My husband, siblings, and I recently took an out-of-the-country trip, this time to Siem Reap, Cambodia, and Bangkok, Thailand. In this post, I will be sharing with you the planning, budgeting, actual expense (P26,000), notes, and some budget tips and tricks for this trip. Read on for more.
Total Expenses: P26,338.56
I booked our plane tickets last September 2016 when I chanced upon a seat sale at Cebu Pacific’s Facebook page. I had a few savings left after our Singapore + Melaka trip and I used that to pay for our plane tickets. I thought it was sayang not to avail of the seat sales that time, and I think I was right because I never saw the same seat sales again and my interest to travel also waned. However, I now hate seat sales and for weeks now I have been swearing off seat sales. This is because CebuPac’s crazy rescheduling of flights. Specifically, on June 29, CebuPac rescheduled our Manila to Siem Reap trip from August 8 to August 10. By June 29, I had almost all of the things for our trip set. Accommodation were all booked, and the itinerary I prepared was already edited a thousand times to near perfection. Maybe it was my fault to have trusted CebuPac so much or maybe it was my fault to have prepared so much.
Anyway, each of us paid the following for airfare:
Note 1 on CebuPac. Where to pay in cash in Cebu? I did not pay for our CebuPac tickets via credit/debit card. Instead, I opted to pay cash in a payment center. While booking the tickets online, I choose the payment center option. In Cebu City, you can pay at the payment center in Robinsons Fuente and Galleria. I had a problem with the Bangkok-Manila ticket because it was calculated in Thai baht so I went to the CebuPac office in Robinsons Fuente. There was a long queue. We waited for almost an hour and that was a Saturday, but I was glad I went to the CebuPac office because the attendant there helped us find options cheaper than the ones published in the website. That is why in the BKK-MNL-CEB receipts above, there were different prices. It was also because my siblings went home earlier than my husband and I.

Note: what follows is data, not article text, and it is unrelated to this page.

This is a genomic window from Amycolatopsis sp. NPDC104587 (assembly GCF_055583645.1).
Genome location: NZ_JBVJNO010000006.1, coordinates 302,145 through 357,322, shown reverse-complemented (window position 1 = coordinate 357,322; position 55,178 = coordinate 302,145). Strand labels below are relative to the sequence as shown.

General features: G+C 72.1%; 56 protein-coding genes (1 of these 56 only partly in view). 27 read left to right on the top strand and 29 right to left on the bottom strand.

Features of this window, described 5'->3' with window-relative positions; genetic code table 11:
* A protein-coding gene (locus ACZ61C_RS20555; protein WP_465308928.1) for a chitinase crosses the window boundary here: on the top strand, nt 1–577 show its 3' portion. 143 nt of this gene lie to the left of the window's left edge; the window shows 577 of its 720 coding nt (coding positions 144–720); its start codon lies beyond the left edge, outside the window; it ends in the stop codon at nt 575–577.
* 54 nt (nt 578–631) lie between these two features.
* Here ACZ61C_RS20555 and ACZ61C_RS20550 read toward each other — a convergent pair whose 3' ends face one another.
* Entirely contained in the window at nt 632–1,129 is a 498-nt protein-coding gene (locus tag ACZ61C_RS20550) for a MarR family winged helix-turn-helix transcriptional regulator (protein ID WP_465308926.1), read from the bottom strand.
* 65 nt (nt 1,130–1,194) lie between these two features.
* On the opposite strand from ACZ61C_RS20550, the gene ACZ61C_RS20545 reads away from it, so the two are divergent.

Note 2 on CebuPac. Flights cancelled and rescheduled. On Jan. 15, I received a text message from CebuPac rescheduling our CEB-MNL flight to an earlier time. Instead of flying at 9:30 AM, we will fly at 8:10 AM. On June 28, I received three text messages from CebuPac rescheduling our MNL-REP, BKK-MNL, and MNL-CEB flights. Our MNL-REP flight was rescheduled from August 8 to August 10. The problem is, our CEB-MNL flight was not rescheduled to Aug. 10, so if I don’t do anything we would flying Aug. 8 to Manila and be stuck there until Aug. 10 when we fly to Siem Reap. So I paid the Robinsons Fuente office a visit again, and there was no queue, and my CEB-MNL was rescheduled to Aug. 10, with no charge, in less than 5 minutes.
Note 3 on CebuPac. Book connecting flights. When I received the text messages from CebuPac rescheduling our flights, I was majorly agitated because I don’t want to spend another cent for the airfare anymore as our trip is nearing as I was saving all of my money for the actual trip. I was glad though that I was not charged anything for the rebooking because I booked “connecting flights.” CebuPac has no direct Cebu-Siem Reap flight, and the lady who originally booked our flights said I should book a connecting flight instead of separate flights for Cebu-Manila and Manila-Siem Reap. I did not see the logic until the rescheduling happened. Because I booked connecting flights, the whole flight — CEB-MNL-REP — will be rescheduled. Hope this makes sense. 🙂